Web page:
INTERVIEW 

Lisa Smosarski - interview

Proof of the impact that freemium title Stylist has had is the fact that you don’t see many copies lying around the carriage floor. Readers actually take their copies with them. Meg Carter talks to editor Lisa Smosarski about how the title has achieved its editorial clout, despite being free.

By Meg Carter

Launching a free, weekly, advertising-reliant print product during a recession into an already heavily saturated women's magazine market was always going to be a bit of a gamble. Three years on, however, and it certainly seems to have paid off with Stylist and its editor, Lisa Smosarski, voted Consumer Media Brand and Editor of the Year, Consumer Media, respectively at the PPA Awards earlier this year. Not bad going for a title some in the industry snobbishly dismissed at launch for being free.

Culture shock

Looking back, Smosarski, who in September also made it into the Guardian's prestigious Media Guardian 100, does admit the transition from Bauer - where she was editor of More! - to ShortList Media was "a bit of a culture shock". But that had nothing to with the freemium business model.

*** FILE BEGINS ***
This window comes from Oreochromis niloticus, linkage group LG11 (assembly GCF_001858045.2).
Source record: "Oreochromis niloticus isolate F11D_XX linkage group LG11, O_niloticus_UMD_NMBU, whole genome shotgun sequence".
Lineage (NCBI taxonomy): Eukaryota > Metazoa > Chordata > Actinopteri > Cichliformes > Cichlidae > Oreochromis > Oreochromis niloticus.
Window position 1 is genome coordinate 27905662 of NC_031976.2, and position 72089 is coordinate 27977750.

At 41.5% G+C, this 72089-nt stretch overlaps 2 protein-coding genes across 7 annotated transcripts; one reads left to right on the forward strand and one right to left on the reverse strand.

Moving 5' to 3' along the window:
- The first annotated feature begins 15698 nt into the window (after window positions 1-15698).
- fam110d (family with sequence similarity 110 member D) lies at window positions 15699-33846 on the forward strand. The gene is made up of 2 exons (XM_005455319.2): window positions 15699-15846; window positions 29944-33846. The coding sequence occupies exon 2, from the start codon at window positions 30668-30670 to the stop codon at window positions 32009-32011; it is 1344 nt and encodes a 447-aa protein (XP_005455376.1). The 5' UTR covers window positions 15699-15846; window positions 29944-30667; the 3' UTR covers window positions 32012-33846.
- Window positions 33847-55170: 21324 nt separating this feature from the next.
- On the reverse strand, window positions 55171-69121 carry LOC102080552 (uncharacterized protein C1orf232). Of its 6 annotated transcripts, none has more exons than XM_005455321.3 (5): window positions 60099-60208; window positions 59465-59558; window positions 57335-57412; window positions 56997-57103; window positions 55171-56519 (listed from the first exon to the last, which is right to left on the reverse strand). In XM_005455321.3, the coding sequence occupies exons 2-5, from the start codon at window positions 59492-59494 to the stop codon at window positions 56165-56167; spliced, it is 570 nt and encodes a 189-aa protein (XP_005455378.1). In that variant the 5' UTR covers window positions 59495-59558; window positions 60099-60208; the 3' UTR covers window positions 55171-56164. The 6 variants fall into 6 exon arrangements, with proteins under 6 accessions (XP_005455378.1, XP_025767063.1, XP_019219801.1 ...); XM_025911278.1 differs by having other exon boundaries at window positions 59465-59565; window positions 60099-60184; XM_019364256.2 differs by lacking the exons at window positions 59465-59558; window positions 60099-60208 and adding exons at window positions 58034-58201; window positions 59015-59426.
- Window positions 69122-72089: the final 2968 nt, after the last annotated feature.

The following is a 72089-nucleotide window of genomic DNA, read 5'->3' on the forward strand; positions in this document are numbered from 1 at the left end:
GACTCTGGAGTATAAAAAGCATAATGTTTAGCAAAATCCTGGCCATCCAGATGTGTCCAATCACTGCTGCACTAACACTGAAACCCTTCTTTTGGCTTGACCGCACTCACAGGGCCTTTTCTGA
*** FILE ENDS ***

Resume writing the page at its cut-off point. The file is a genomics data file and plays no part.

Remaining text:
"It was a shock when I first got here," she smiles. "The team was so tiny. The CEO sat just inches away. But what was great was how much face time I had with the powers that be and how quickly decisions were made. Lack of IT and general office facilities, like a cleaner, were quickly outweighed by a wonderfully creative, enthusiastic working culture. I won't knock the experiences I had at other companies, but Stylist was - and still is - different, and it was nice to get out of the old, familiar comfort zone."

Smosarski also had concerns about the size of the team and the magazine's likely reception: "There were 12 of us at first. This was a challenge as we wanted to produce monthly-style journalism weekly - which is a tall order when resources are tight. Now, thankfully, the team is almost twice the size."

A bigger worry, however, was whether the title could ever command the respect of the leading agents who act as gatekeepers to the biggest Hollywood names. "Celebrity access was a big fear of mine before we launched," she admits. "But thanks to the early support we had from a number of key UK film companies who helped smooth the way, it was never a problem."